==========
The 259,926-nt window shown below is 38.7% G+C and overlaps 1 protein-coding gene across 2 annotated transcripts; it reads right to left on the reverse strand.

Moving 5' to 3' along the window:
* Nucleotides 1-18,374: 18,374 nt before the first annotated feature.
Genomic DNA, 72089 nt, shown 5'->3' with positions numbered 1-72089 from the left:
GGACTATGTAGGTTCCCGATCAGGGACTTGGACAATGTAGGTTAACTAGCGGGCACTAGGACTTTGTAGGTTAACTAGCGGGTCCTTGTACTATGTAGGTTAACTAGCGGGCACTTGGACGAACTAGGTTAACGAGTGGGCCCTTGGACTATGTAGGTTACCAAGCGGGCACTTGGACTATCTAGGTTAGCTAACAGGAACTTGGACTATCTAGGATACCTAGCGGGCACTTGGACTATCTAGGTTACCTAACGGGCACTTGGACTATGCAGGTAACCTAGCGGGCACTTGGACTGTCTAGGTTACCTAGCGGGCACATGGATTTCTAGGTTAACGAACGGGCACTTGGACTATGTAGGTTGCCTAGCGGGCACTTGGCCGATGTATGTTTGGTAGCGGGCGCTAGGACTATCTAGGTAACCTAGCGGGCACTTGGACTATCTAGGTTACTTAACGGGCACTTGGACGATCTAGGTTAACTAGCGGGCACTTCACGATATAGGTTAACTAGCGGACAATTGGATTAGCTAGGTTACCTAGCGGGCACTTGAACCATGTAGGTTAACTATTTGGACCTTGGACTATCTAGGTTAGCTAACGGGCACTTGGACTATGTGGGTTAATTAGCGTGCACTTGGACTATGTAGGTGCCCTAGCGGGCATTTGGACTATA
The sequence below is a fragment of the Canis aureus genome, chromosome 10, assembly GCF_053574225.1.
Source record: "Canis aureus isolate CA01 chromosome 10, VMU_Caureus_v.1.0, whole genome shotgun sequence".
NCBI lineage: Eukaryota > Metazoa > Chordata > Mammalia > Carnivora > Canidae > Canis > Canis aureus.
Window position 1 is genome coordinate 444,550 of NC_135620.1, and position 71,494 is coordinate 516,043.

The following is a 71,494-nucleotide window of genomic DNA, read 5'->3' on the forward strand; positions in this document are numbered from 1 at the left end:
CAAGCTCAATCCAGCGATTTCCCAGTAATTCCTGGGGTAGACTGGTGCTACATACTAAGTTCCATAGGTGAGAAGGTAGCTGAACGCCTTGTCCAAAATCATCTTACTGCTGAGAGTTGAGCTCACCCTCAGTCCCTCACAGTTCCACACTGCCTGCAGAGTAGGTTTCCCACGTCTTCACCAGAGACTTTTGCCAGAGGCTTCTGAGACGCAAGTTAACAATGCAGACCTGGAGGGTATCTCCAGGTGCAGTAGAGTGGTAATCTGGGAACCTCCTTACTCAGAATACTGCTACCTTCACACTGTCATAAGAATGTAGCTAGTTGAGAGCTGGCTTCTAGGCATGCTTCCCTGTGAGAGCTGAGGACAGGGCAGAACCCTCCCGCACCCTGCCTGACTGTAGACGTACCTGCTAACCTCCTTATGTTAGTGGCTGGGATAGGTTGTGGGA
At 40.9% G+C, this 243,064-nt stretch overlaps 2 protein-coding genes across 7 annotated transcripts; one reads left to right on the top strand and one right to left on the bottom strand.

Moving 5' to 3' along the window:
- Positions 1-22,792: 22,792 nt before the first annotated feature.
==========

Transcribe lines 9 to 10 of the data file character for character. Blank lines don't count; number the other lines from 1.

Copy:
Window position 1 is genome coordinate 444,550 of NC_135620.1, and position 71,494 is coordinate 516,043.

The following is a 71,494-nucleotide window of genomic DNA, read 5'->3' on the forward strand; positions in this document are numbered from 1 at the left end: